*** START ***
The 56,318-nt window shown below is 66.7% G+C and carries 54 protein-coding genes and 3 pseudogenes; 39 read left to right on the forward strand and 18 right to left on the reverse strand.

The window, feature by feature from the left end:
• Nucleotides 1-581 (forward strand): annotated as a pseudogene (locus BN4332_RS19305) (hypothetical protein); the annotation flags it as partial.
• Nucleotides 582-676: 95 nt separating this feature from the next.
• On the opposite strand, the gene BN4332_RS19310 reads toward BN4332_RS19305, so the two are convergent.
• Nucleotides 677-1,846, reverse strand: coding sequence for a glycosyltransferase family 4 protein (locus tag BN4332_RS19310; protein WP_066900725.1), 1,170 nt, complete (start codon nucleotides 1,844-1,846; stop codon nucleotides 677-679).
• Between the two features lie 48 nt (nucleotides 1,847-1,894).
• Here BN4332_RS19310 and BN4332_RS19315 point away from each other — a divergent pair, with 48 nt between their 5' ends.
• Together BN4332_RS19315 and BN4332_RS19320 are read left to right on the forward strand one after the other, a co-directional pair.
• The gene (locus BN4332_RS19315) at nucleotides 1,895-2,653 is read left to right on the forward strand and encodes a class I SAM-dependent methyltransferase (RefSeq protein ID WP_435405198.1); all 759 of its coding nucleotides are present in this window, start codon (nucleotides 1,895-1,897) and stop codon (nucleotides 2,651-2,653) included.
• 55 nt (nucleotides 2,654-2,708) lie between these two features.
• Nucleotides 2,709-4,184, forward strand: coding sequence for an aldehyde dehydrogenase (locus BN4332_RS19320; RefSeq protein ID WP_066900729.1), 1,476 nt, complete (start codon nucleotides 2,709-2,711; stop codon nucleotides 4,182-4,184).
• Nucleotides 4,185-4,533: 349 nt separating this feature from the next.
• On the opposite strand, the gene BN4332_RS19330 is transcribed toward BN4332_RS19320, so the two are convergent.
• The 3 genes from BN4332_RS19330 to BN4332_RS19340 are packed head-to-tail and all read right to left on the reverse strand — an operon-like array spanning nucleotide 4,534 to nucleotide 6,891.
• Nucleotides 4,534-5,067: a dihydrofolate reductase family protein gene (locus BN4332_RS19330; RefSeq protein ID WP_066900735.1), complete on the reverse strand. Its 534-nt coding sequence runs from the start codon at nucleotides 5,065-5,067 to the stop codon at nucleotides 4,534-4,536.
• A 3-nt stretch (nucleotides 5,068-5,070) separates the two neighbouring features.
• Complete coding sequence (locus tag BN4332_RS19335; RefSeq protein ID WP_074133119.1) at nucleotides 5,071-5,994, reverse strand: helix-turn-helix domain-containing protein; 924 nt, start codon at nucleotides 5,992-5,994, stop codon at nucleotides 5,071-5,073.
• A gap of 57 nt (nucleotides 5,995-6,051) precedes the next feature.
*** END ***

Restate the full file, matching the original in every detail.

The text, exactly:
The 56,318-nt window shown below is 66.7% G+C and carries 54 protein-coding genes and 3 pseudogenes; 39 read left to right on the forward strand and 18 right to left on the reverse strand.

The window, feature by feature from the left end:
• Nucleotides 1-581 (forward strand): annotated as a pseudogene (locus BN4332_RS19305) (hypothetical protein); the annotation flags it as partial.
• Nucleotides 582-676: 95 nt separating this feature from the next.
• On the opposite strand, the gene BN4332_RS19310 reads toward BN4332_RS19305, so the two are convergent.
• Nucleotides 677-1,846, reverse strand: coding sequence for a glycosyltransferase family 4 protein (locus tag BN4332_RS19310; protein WP_066900725.1), 1,170 nt, complete (start codon nucleotides 1,844-1,846; stop codon nucleotides 677-679).
• Between the two features lie 48 nt (nucleotides 1,847-1,894).
• Here BN4332_RS19310 and BN4332_RS19315 point away from each other — a divergent pair, with 48 nt between their 5' ends.
• Together BN4332_RS19315 and BN4332_RS19320 are read left to right on the forward strand one after the other, a co-directional pair.
• The gene (locus BN4332_RS19315) at nucleotides 1,895-2,653 is read left to right on the forward strand and encodes a class I SAM-dependent methyltransferase (RefSeq protein ID WP_435405198.1); all 759 of its coding nucleotides are present in this window, start codon (nucleotides 1,895-1,897) and stop codon (nucleotides 2,651-2,653) included.
• 55 nt (nucleotides 2,654-2,708) lie between these two features.
• Nucleotides 2,709-4,184, forward strand: coding sequence for an aldehyde dehydrogenase (locus BN4332_RS19320; RefSeq protein ID WP_066900729.1), 1,476 nt, complete (start codon nucleotides 2,709-2,711; stop codon nucleotides 4,182-4,184).
• Nucleotides 4,185-4,533: 349 nt separating this feature from the next.
• On the opposite strand, the gene BN4332_RS19330 is transcribed toward BN4332_RS19320, so the two are convergent.
• The 3 genes from BN4332_RS19330 to BN4332_RS19340 are packed head-to-tail and all read right to left on the reverse strand — an operon-like array spanning nucleotide 4,534 to nucleotide 6,891.
• Nucleotides 4,534-5,067: a dihydrofolate reductase family protein gene (locus BN4332_RS19330; RefSeq protein ID WP_066900735.1), complete on the reverse strand. Its 534-nt coding sequence runs from the start codon at nucleotides 5,065-5,067 to the stop codon at nucleotides 4,534-4,536.
• A 3-nt stretch (nucleotides 5,068-5,070) separates the two neighbouring features.
• Complete coding sequence (locus tag BN4332_RS19335; RefSeq protein ID WP_074133119.1) at nucleotides 5,071-5,994, reverse strand: helix-turn-helix domain-containing protein; 924 nt, start codon at nucleotides 5,992-5,994, stop codon at nucleotides 5,071-5,073.
• A gap of 57 nt (nucleotides 5,995-6,051) precedes the next feature.